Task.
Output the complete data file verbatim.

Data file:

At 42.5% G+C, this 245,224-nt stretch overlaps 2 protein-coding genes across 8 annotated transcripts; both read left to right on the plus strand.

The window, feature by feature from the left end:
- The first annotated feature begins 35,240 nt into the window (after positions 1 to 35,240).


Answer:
At 42.5% G+C, this 245,224-nt stretch overlaps 2 protein-coding genes across 8 annotated transcripts; both read left to right on the plus strand.

The window, feature by feature from the left end:
- The first annotated feature begins 35,240 nt into the window (after positions 1 to 35,240).